Let me first say I am quite enjoying my enforced experiment with the LG G3, LG’s newest flagship model. I like what they’ve done with the device.
The operating platform is fcukng shIt.
There we go.
Let me further revise that statement.
The power management of the operating platform is fcukng shIt.
I mean, utter toss.
Utter fckng drivel.
[I don’t normally use the F word because I tend to get complaints for people who don’t receive their Mobile Industry Review newsletter because the corporate mail system has knocked it into the unobtainable spam folder. Hence the modification, which, incidentally, gets through perfectly fine.]
I am the first to demand access to all the cool toys — big screens, wickedly cool lifestyle monitoring whizzy things along with background processing and multi-app capabilities.
However, I expect that to be at the end of the list for the device manufacturers and software developers. I expect sane heads to make sure the device gets through the flipping day, FIRST. Then add the bells and whistles.
Sadly, that’s not the case.
It’s not just the operating system. You’ll note that I didn’t explicitly blame Android. I used the word ‘platform’ — interchangeable with ‘ecosystem’.
You have to laugh — as I did — I burst out laughing walking along Threadneedle Street this evening when my phone piped up with a “30% of battery left so I’m switching everything off” message.
How is that a fix?
“Here, have 70% worth of amazing experience and then, once you’ve nutted your battery, we’ll switch all that coolness off. So, you can get through the rest of the day.”
My mistake was considering Whatsapp and Google Hangouts as business critical communications platforms.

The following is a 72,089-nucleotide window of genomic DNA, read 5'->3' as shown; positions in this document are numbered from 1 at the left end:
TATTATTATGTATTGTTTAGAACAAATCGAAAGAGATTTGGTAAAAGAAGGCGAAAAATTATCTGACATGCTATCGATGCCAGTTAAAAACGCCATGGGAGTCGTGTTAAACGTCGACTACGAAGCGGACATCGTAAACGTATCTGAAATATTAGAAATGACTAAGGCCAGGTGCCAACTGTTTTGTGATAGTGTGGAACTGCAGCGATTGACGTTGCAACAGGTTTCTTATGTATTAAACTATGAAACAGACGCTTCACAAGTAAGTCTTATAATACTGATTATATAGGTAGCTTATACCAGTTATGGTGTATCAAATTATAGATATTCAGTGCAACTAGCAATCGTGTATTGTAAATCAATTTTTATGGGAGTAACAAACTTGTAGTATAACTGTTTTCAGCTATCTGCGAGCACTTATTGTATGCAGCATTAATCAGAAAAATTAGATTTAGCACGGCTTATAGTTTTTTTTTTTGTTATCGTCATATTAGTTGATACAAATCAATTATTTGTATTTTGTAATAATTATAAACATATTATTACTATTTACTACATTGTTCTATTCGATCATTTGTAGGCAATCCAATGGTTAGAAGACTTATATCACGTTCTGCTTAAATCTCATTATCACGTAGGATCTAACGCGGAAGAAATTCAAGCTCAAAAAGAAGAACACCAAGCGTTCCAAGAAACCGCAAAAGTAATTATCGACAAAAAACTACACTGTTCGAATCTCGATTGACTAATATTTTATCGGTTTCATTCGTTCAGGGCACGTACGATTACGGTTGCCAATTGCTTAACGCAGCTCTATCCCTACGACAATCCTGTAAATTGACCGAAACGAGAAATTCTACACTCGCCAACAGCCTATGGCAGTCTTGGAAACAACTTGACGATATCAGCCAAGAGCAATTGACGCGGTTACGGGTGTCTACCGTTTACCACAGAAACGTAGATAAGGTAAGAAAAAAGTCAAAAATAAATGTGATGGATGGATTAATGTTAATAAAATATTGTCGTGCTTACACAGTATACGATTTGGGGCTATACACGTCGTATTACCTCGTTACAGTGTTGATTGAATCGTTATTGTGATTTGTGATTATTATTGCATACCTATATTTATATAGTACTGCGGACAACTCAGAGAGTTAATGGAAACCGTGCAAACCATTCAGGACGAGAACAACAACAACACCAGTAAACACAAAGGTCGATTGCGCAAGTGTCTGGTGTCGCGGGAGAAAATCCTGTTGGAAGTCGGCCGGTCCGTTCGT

They are not.
They can’t be when they’re running on top of a device with a super HD screen, dozens of processors and bucketloads of bloaty buggy software running on top of the OS opening all sorts of connections all the flipping time.
Here’s how I used the phone today:
- I unplugged it from the wall at 130pm.
- I didn’t touch it until 230pm whereby I used it to check some email and engage in about 20 minutes of Whatsapp.
- I used Whatsapp occasionally across the next hour plus a bit of email running up to 4pm. I could see the battery draining by the second.
- I then placed a call from about 530-6pm. That took me to under 50%.
- I placed another 10 minute call and I was hitting 40%.
- I walked along Threadneedle Street and lost TEN FLIPPING PERCENT because I was Whatsapping and Google Hangout-ing.
Instant messaging is the absolute bane of my mobile existence. I love it but the phones just cannot, cannot CANNOT hack it. Not when they’re having to do everything else.
I haven’t looked into my LG’s inner gubbings to see what’s been sucking the battery most, but you can bet your bottom dollar the huge glorious screen is up three in the top 3. That and the cellular/data connectivity switching having to take place.
I didn’t expect the phone calls to suck the battery so much, given the screen is off for the duration.